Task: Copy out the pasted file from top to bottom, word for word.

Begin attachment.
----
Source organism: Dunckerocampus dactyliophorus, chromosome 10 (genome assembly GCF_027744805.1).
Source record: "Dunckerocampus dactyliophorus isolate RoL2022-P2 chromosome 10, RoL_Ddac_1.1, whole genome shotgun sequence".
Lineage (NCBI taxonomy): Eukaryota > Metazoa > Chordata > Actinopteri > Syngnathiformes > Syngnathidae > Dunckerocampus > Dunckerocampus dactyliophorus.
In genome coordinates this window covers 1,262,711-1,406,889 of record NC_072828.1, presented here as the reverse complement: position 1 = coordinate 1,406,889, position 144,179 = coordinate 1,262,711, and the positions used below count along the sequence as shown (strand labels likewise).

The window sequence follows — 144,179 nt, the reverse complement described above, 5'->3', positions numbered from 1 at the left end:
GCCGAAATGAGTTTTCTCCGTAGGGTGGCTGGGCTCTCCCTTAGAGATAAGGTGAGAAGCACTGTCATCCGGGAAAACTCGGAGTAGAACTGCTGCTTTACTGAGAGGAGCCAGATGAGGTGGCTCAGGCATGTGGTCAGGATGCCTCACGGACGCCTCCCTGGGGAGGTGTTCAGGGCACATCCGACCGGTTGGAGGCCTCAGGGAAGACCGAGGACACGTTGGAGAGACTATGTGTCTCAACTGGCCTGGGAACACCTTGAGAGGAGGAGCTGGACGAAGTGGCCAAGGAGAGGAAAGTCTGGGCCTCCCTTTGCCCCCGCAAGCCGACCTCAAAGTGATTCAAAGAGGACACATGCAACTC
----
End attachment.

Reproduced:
Source organism: Dunckerocampus dactyliophorus, chromosome 10 (genome assembly GCF_027744805.1).
Source record: "Dunckerocampus dactyliophorus isolate RoL2022-P2 chromosome 10, RoL_Ddac_1.1, whole genome shotgun sequence".
Lineage (NCBI taxonomy): Eukaryota > Metazoa > Chordata > Actinopteri > Syngnathiformes > Syngnathidae > Dunckerocampus > Dunckerocampus dactyliophorus.
In genome coordinates this window covers 1,262,711-1,406,889 of record NC_072828.1, presented here as the reverse complement: position 1 = coordinate 1,406,889, position 144,179 = coordinate 1,262,711, and the positions used below count along the sequence as shown (strand labels likewise).

The window sequence follows — 144,179 nt, the reverse complement described above, 5'->3', positions numbered from 1 at the left end:
GCCGAAATGAGTTTTCTCCGTAGGGTGGCTGGGCTCTCCCTTAGAGATAAGGTGAGAAGCACTGTCATCCGGGAAAACTCGGAGTAGAACTGCTGCTTTACTGAGAGGAGCCAGATGAGGTGGCTCAGGCATGTGGTCAGGATGCCTCACGGACGCCTCCCTGGGGAGGTGTTCAGGGCACATCCGACCGGTTGGAGGCCTCAGGGAAGACCGAGGACACGTTGGAGAGACTATGTGTCTCAACTGGCCTGGGAACACCTTGAGAGGAGGAGCTGGACGAAGTGGCCAAGGAGAGGAAAGTCTGGGCCTCCCTTTGCCCCCGCAAGCCGACCTCAAAGTGATTCAAAGAGGACACATGCAACTC